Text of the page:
The Haeinsa Buddhist monastery complex in the Kaya National Park is of particular importance. The famous more than 80,000 wood printing plates of the “Tripitaka Koreana” are kept here. It is the oldest and most extensive version of the Buddhist textbooks canon of Korean tradition. The monastery is still inhabited.
Temple of Haeinsa: Facts
|Official title:||Temple of Haeinsa (where the tablets of the “Tripitaka Koreana” are kept)|
|Cultural monument:||Buddhist monastery complex in the Kaya National Park with around 250 monks and nuns still today, where the famous printing plates of the “Tripitaka Koreana”, the Buddhist canon of Korean scriptures, are kept|
|Location:||Haeinsa, west of Daegu, northwest of Busan|
|Meaning:||Storage location of the oldest and most extensive version of the “Tripitaka Koreana”|
Temple of Haeinsa: History
|802||Foundation of a hermitage by the monks Sunung and Ijong|
|from 1009||under the king Hyonjong printing plate production of the first »Tripitaka Koreana«|
|1087||Completion of the »Tripitaka Koreana«|
|1232||Destruction of the »Tripitaka Koreana« by the Mongols|
|1236-51||under King Kojong, more than 80,000 wooden printing blocks were manufactured again|
|End of the 15th century||Construction of the warehouse complex belonging to the temple, which is still the oldest part of the temple complex and where the second version of the “Tripitaka Koreana” is kept.|
|1592 and 1597||Japanese invasions|
|1817||Fire of the Haeinsa|
|1928||Construction of the “main hall of the great light”|
|1940||Construction of the »Shrine of the Three Spirits«|
|1967||Construction of the courtroom or hell hall|
Millions of reversed Chinese characters
In the first half of the 11th century, the ruler of the Koryo Empire initiated the production of printing plates for the reproduction of the Buddhist canon. Decades later, this task, which was part of a defensive strategy to repel enemy attacks from the north with the support of the Buddha, was completed. Expectations were not fulfilled: in 1232 the printing blocks went up in flames during an invasion of the Mongols, and the court fled to the island of Ganghwa, west of Seoul. A few years after the Mongol storm, they went back to work there to produce the printing blocks a second time over the course of 16 years.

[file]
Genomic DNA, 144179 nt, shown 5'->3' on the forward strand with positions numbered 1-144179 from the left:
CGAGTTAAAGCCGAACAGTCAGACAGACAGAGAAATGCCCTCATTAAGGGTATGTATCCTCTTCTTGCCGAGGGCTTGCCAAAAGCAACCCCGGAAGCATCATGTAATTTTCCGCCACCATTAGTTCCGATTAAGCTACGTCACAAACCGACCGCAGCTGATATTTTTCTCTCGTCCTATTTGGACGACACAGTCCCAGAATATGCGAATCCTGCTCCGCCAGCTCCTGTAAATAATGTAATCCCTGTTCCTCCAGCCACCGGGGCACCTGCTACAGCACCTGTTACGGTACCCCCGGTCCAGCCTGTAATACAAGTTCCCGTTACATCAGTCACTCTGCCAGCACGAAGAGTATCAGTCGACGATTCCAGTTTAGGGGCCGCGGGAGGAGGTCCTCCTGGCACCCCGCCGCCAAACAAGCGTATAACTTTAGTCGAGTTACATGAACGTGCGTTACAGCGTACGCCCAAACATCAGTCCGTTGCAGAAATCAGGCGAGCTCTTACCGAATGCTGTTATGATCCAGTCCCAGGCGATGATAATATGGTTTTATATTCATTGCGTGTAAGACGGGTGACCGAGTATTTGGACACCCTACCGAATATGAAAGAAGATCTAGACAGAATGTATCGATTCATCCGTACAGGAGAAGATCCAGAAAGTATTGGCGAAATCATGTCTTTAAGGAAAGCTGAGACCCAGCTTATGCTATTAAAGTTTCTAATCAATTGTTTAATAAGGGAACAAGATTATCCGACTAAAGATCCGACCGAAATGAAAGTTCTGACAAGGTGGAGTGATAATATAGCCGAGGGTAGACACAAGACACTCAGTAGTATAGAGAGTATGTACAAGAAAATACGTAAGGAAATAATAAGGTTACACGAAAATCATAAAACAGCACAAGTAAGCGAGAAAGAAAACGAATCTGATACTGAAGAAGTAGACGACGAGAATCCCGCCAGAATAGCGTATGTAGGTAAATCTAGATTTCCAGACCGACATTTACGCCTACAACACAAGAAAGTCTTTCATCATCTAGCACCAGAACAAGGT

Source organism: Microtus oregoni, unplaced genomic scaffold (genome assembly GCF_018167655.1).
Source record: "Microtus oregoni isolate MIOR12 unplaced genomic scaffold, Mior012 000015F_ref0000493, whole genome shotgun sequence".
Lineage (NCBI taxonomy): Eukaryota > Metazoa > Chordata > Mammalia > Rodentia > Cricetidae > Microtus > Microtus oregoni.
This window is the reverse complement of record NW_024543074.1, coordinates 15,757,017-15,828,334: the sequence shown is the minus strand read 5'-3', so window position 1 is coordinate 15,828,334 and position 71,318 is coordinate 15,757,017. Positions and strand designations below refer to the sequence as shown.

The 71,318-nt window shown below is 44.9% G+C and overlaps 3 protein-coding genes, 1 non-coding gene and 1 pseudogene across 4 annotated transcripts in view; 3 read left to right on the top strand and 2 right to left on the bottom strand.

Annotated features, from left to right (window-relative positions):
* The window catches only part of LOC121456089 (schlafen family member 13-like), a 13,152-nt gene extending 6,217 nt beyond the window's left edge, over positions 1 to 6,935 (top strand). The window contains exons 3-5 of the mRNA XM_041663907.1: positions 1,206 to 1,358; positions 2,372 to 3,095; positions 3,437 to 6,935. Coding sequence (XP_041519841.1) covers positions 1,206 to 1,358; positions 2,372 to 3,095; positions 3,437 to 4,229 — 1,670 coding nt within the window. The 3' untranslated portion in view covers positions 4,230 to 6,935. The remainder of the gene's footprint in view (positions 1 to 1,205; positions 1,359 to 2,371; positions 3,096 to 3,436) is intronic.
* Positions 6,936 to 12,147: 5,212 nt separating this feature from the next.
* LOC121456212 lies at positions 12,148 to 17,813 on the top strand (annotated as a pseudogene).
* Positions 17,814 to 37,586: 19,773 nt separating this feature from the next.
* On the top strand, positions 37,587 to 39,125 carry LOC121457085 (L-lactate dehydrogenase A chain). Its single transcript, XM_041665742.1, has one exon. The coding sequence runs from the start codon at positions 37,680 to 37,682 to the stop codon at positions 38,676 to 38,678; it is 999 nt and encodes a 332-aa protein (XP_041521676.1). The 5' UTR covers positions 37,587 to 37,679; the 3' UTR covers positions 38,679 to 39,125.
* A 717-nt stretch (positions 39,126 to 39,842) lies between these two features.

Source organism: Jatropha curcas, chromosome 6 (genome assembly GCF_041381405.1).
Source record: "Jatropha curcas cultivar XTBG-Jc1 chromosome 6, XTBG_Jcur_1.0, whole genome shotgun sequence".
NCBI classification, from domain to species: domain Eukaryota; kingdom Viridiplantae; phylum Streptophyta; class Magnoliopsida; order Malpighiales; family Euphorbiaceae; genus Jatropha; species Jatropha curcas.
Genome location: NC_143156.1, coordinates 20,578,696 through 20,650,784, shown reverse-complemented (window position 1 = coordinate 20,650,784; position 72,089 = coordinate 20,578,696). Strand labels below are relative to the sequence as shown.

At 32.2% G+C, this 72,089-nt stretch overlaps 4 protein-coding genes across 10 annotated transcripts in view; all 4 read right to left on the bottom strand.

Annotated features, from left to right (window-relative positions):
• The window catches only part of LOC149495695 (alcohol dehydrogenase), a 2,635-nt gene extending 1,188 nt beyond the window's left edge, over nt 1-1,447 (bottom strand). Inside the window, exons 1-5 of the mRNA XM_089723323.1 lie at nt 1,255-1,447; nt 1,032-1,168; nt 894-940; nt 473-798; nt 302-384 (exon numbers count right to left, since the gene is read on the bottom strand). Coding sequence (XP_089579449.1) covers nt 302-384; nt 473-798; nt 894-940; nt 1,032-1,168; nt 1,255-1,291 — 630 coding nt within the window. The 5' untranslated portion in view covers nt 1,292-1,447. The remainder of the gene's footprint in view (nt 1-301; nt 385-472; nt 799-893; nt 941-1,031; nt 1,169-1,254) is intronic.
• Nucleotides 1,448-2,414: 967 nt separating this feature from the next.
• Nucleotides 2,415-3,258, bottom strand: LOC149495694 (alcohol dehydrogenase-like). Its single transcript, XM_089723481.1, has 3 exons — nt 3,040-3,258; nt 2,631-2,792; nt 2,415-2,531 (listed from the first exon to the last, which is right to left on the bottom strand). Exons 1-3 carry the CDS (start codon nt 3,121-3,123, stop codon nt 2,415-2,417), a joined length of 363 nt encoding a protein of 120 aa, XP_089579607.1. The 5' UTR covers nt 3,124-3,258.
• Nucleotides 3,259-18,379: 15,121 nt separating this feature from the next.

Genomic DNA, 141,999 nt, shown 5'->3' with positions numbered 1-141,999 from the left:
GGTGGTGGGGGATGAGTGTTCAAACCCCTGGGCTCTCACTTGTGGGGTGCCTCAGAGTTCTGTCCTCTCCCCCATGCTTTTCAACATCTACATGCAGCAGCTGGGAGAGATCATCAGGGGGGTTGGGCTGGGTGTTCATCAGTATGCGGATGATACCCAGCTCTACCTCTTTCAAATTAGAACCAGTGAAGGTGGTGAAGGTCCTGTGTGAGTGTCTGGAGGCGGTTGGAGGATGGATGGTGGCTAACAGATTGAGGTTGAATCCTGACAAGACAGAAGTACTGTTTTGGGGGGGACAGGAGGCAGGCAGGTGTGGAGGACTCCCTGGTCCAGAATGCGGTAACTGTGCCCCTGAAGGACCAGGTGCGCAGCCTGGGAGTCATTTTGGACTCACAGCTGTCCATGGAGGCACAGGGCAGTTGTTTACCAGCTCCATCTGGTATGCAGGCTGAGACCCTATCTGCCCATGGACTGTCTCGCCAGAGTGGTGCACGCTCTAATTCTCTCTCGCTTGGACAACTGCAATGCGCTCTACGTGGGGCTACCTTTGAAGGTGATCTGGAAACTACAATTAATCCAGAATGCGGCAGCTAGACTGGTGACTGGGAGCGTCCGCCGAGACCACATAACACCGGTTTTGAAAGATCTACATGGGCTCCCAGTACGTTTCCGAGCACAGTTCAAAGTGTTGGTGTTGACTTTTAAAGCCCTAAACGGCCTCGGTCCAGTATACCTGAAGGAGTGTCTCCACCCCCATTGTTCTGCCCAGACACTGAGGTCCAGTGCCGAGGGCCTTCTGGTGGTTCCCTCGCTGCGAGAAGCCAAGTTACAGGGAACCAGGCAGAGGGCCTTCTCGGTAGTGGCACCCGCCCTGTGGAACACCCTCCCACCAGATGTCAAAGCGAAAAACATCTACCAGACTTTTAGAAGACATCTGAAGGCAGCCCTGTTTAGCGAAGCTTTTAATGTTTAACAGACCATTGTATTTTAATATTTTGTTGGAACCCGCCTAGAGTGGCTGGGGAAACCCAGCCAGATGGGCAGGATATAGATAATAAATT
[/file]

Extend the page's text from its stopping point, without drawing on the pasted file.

For almost twelve centuries, the Haeinsa, the “monastery of the seal of the sea”, has been located in the mountain forests of the Kaya Mountain, far from the coasts which in the past were so often in danger. The monastery owes its existence to a miracle cure: the king’s wife suffered from a tumor, and the ruler turned to two monks of a hermitage that existed at the time for help. They pulled a thread around the tumor and tied the other end to a tree. All night long they recited sutras, discourses of the Buddha, at the bedside of the king’s wife. The next morning, what a miracle, the queen was healed and the tree withered…
Today visitors and pilgrims are faced with another miracle: the printing plates of the »Tripitaka Koreana«; 81,340 printing plates made of birch wood, from which Buddhist sutras in Chinese characters – the script used at the time – have been carved out on both sides; 322 characters on each side, i.e. 644 characters per printing plate. Multiplied by 81 340 this is: 52 382 960 characters – reversed of course!
As mentioned at the beginning, this “millennium” was carried out twice! At the beginning the wood had to be prepared, because it shouldn’t crack or warp. The trunks were stored in seawater for three years and then sawn into panels of the same size. These, in turn, were thoroughly boiled in sea water and carefully dried in the shade. After smoothing the surfaces, the characters were brushed onto the boards before the carving knife could be used. Allegedly every carver bowed to the Buddha before he started working on a character…
Did it help? Did some plates even have to be prepared and processed a second time? After all, a Chinese character can consist of up to 62 strokes, so there are plenty of opportunities to make mistakes. Nevertheless: there shouldn’t be a spelling mistake on any record. If someone wanted to read the texts today, assuming they have mastered the Chinese characters, they would need to read the text on a printing plate a day, more than just a human life: the inquisitive would have to live to at least his 226th birthday.
Because Japanese pirates made the coasts unsafe, the plates were brought inland at the end of the 14th century. As legend has it, this could not have happened without the help of nuns, each of whom balanced a plate on their heads. A few more decades passed before the current storage location was completed. The temple has burned down seven times since then, but the magazines have always been intact. During the Korean War, according to militarynous, the Buddha’s teachings, which were fixed in wood, faced this fate again: North Korean troops had holed up in the Haeinsa area. Fortunately, however, an order to bomb the monastery and to accept the renewed destruction of the printing blocks was ignored. This gave rise to the Korean »Tripitaka« (Sanskrit; in Pali » Tipitaka “), The” three basket “of textbooks, instructions on monastic discipline and philosophical discussions.